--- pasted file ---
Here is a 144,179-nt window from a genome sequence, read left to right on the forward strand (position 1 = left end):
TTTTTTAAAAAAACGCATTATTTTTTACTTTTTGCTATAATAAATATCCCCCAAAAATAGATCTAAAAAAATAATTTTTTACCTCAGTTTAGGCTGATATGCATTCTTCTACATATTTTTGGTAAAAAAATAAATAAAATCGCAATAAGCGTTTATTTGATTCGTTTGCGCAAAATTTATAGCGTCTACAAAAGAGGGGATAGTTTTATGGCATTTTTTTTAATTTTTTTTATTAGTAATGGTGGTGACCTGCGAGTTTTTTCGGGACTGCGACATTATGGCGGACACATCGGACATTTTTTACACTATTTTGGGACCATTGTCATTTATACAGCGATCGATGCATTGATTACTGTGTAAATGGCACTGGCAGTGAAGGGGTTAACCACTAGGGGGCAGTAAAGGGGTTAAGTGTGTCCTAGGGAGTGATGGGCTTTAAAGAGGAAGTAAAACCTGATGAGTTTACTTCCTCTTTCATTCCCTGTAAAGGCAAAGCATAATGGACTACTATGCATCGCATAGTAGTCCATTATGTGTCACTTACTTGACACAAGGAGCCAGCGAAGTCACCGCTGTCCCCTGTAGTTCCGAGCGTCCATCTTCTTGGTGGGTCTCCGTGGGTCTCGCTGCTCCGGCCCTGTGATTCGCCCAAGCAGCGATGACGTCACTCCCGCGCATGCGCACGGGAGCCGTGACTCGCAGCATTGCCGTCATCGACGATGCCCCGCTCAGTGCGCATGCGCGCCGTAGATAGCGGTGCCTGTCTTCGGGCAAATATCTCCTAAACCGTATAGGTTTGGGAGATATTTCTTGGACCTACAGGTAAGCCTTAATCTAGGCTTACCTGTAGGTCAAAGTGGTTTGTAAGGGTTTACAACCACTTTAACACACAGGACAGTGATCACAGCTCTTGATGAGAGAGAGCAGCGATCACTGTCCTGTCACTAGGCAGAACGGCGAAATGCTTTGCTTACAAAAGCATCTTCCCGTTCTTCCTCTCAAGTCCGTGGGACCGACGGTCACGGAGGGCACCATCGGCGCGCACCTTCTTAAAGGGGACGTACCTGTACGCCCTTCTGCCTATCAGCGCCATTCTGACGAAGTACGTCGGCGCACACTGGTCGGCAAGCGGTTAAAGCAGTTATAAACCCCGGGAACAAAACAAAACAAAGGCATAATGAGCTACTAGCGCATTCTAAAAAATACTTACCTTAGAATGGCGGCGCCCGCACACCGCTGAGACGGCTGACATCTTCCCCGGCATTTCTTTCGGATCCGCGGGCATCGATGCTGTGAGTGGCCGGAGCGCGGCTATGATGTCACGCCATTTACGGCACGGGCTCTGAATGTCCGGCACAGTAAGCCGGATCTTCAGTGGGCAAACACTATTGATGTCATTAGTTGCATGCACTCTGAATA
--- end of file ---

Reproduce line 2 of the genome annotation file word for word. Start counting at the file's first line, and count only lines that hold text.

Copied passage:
TTTTTTAAAAAAACGCATTATTTTTTACTTTTTGCTATAATAAATATCCCCCAAAAATAGATCTAAAAAAATAATTTTTTACCTCAGTTTAGGCTGATATGCATTCTTCTACATATTTTTGGTAAAAAAATAAATAAAATCGCAATAAGCGTTTATTTGATTCGTTTGCGCAAAATTTATAGCGTCTACAAAAGAGGGGATAGTTTTATGGCATTTTTTTTAATTTTTTTTATTAGTAATGGTGGTGACCTGCGAGTTTTTTCGGGACTGCGACATTATGGCGGACACATCGGACATTTTTTACACTATTTTGGGACCATTGTCATTTATACAGCGATCGATGCATTGATTACTGTGTAAATGGCACTGGCAGTGAAGGGGTTAACCACTAGGGGGCAGTAAAGGGGTTAAGTGTGTCCTAGGGAGTGATGGGCTTTAAAGAGGAAGTAAAACCTGATGAGTTTACTTCCTCTTTCATTCCCTGTAAAGGCAAAGCATAATGGACTACTATGCATCGCATAGTAGTCCATTATGTGTCACTTACTTGACACAAGGAGCCAGCGAAGTCACCGCTGTCCCCTGTAGTTCCGAGCGTCCATCTTCTTGGTGGGTCTCCGTGGGTCTCGCTGCTCCGGCCCTGTGATTCGCCCAAGCAGCGATGACGTCACTCCCGCGCATGCGCACGGGAGCCGTGACTCGCAGCATTGCCGTCATCGACGATGCCCCGCTCAGTGCGCATGCGCGCCGTAGATAGCGGTGCCTGTCTTCGGGCAAATATCTCCTAAACCGTATAGGTTTGGGAGATATTTCTTGGACCTACAGGTAAGCCTTAATCTAGGCTTACCTGTAGGTCAAAGTGGTTTGTAAGGGTTTACAACCACTTTAACACACAGGACAGTGATCACAGCTCTTGATGAGAGAGAGCAGCGATCACTGTCCTGTCACTAGGCAGAACGGCGAAATGCTTTGCTTACAAAAGCATCTTCCCGTTCTTCCTCTCAAGTCCGTGGGACCGACGGTCACGGAGGGCACCATCGGCGCGCACCTTCTTAAAGGGGACGTACCTGTACGCCCTTCTGCCTATCAGCGCCATTCTGACGAAGTACGTCGGCGCACACTGGTCGGCAAGCGGTTAAAGCAGTTATAAACCCCGGGAACAAAACAAAACAAAGGCATAATGAGCTACTAGCGCATTCTAAAAAATACTTACCTTAGAATGGCGGCGCCCGCACACCGCTGAGACGGCTGACATCTTCCCCGGCATTTCTTTCGGATCCGCGGGCATCGATGCTGTGAGTGGCCGGAGCGCGGCTATGATGTCACGCCATTTACGGCACGGGCTCTGAATGTCCGGCACAGTAAGCCGGATCTTCAGTGGGCAAACACTATTGATGTCATTAGTTGCATGCACTCTGAATA